This holiday season you can’t avoid coming across wonderful light displays that add a festive touch to our long nights. Whether it’s the lights on your own home, a favorite neighborhood you like to visit, or one of the great public garden holiday light displays, you can make great photographs of the lights. Just don’t expect to get top results with your phone camera (although it doesn’t cost you anything to experiment). Continue reading →
There aren’t a lot of perennials or small shrubs that continue to pump out brilliant red-orange blossoms well into autumn. This month’s featured plant, California fuchsia or hummingbird trumpet, is growing in our full sun, rarely watered, shallow soil, streetside garden where we can enjoy it every time we come home and park in front of the house.
Formerly known as Zauschneria californica, it’s sometimes still available under that name in the nursery trade as well as under the currently accepted name, Epilobium canum. It’s a tough plant that’s native to California and adjacent southern Oregon. There are several varieties of the species. If you want all the details, check it out on CalFlora. Continue reading →
One of the things that sets professional photographers apart from snapshooters is that we’re always looking for the light, seeing how it plays across our subject. Modern cameras are very good at getting an acceptable exposure in almost any light, but we’ve all seen thousands of photos taken in very bad light. You can do better. Here’s one approach.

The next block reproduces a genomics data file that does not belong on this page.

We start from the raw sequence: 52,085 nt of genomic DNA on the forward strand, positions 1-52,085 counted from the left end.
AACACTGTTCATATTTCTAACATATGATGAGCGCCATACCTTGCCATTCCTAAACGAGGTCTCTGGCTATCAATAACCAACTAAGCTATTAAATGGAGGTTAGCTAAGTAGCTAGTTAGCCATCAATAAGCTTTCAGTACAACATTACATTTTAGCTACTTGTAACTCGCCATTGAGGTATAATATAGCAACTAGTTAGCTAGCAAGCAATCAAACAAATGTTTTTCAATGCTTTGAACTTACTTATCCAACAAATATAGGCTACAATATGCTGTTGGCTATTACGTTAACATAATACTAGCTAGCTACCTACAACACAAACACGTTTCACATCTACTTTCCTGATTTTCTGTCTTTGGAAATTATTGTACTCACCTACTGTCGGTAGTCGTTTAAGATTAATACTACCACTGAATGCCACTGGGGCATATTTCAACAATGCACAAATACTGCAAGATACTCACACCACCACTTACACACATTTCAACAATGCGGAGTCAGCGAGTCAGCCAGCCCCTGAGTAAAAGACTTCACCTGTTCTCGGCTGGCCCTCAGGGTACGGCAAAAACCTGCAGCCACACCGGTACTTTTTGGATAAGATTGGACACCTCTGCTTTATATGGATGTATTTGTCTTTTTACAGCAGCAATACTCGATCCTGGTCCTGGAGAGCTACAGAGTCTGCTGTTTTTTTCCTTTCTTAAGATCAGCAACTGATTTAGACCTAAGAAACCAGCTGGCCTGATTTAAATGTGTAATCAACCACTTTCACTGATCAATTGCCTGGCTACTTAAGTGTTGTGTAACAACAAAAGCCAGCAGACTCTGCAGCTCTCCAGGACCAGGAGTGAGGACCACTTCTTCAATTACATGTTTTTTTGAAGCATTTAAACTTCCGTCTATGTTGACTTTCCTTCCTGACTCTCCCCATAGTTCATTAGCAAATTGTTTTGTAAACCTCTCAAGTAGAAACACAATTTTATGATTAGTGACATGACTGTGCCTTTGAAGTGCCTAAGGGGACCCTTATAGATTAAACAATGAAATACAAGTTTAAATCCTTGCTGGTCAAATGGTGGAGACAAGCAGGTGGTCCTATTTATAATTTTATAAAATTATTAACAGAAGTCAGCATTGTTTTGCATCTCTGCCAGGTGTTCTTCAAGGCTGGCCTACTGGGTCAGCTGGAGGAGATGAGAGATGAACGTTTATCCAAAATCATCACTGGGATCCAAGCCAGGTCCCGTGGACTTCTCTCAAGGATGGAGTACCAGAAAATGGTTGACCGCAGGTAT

Window Light Portrait: Betty McClendon
Natalie and I were visiting her mother, Betty, not too long ago. She lives just a mile from us so we’re there often. Her home has a wonderful sun room, with windows all along the south wall and a couple of skylights so the room is bathed in light. Betty spends a lot of time sitting by the window where she can watch the birds in her garden or reach a book on the shelves beside her chair. Continue reading →
People have been taking snapshots of friends, family, and the places they visit since George Eastman first popularized photography with the first Kodak camera in 1888. In the 125 years since then a nearly uncountable number of photographs have been made. The pace of picture taking has only increased since the invention of digital photography and digital cameras becoming affordable to nearly everyone.
People upload 300 million photos every day to Facebook alone, according to a July 2012 story in USA Today. Sites like Facebook, Flickr, and Pinterest have become today’s photo albums. But will they be around in 75 years? Will our children and grandchildren be able to look back at these glimpses into our lives?
Snapshot of my dad, Byron Turner, on board ship en route to Europe, summer 1939.
My parents were both avid scrapbookers when they were in their twenties, the same age as our two boys are today. They both had cameras and they took pictures of their adventures. Continue reading →
This month’s plant, goatsbeard, is now blooming along roadsides and in gardens around the Salish Sea. As summer arrives, it will be blooming higher into the foothills. I’ve noticed lots of it blooming along rural roads in the past week while I’ve been out bicycling here in Whatcom County. Continue reading →